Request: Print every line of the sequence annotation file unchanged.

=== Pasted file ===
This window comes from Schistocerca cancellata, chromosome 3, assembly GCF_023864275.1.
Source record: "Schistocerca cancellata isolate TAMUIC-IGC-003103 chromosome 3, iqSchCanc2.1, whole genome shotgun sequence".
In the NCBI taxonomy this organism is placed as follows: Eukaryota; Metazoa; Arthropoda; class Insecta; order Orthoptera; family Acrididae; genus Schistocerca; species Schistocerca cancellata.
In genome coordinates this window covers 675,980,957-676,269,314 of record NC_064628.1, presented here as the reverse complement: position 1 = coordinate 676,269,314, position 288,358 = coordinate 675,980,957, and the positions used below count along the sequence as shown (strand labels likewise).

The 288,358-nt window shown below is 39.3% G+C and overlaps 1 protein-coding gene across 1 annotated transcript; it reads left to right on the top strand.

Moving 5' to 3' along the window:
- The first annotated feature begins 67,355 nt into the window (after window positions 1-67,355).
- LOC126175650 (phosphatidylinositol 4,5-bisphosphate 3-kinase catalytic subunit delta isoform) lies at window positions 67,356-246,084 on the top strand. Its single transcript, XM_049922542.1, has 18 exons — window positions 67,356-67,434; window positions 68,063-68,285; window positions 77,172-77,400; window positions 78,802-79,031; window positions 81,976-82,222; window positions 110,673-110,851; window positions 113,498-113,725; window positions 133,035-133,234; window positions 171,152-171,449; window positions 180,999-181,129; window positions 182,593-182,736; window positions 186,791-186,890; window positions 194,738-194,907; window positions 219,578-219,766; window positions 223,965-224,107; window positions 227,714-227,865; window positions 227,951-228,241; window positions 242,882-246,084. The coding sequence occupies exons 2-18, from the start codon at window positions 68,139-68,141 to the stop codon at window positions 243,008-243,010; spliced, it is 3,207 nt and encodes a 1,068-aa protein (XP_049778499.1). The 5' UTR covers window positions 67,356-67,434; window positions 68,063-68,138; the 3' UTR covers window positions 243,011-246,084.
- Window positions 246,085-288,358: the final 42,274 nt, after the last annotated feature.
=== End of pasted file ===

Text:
This window comes from Schistocerca cancellata, chromosome 3, assembly GCF_023864275.1.
Source record: "Schistocerca cancellata isolate TAMUIC-IGC-003103 chromosome 3, iqSchCanc2.1, whole genome shotgun sequence".
In the NCBI taxonomy this organism is placed as follows: Eukaryota; Metazoa; Arthropoda; class Insecta; order Orthoptera; family Acrididae; genus Schistocerca; species Schistocerca cancellata.
In genome coordinates this window covers 675,980,957-676,269,314 of record NC_064628.1, presented here as the reverse complement: position 1 = coordinate 676,269,314, position 288,358 = coordinate 675,980,957, and the positions used below count along the sequence as shown (strand labels likewise).

The 288,358-nt window shown below is 39.3% G+C and overlaps 1 protein-coding gene across 1 annotated transcript; it reads left to right on the top strand.

Moving 5' to 3' along the window:
- The first annotated feature begins 67,355 nt into the window (after window positions 1-67,355).
- LOC126175650 (phosphatidylinositol 4,5-bisphosphate 3-kinase catalytic subunit delta isoform) lies at window positions 67,356-246,084 on the top strand. Its single transcript, XM_049922542.1, has 18 exons — window positions 67,356-67,434; window positions 68,063-68,285; window positions 77,172-77,400; window positions 78,802-79,031; window positions 81,976-82,222; window positions 110,673-110,851; window positions 113,498-113,725; window positions 133,035-133,234; window positions 171,152-171,449; window positions 180,999-181,129; window positions 182,593-182,736; window positions 186,791-186,890; window positions 194,738-194,907; window positions 219,578-219,766; window positions 223,965-224,107; window positions 227,714-227,865; window positions 227,951-228,241; window positions 242,882-246,084. The coding sequence occupies exons 2-18, from the start codon at window positions 68,139-68,141 to the stop codon at window positions 243,008-243,010; spliced, it is 3,207 nt and encodes a 1,068-aa protein (XP_049778499.1). The 5' UTR covers window positions 67,356-67,434; window positions 68,063-68,138; the 3' UTR covers window positions 243,011-246,084.
- Window positions 246,085-288,358: the final 42,274 nt, after the last annotated feature.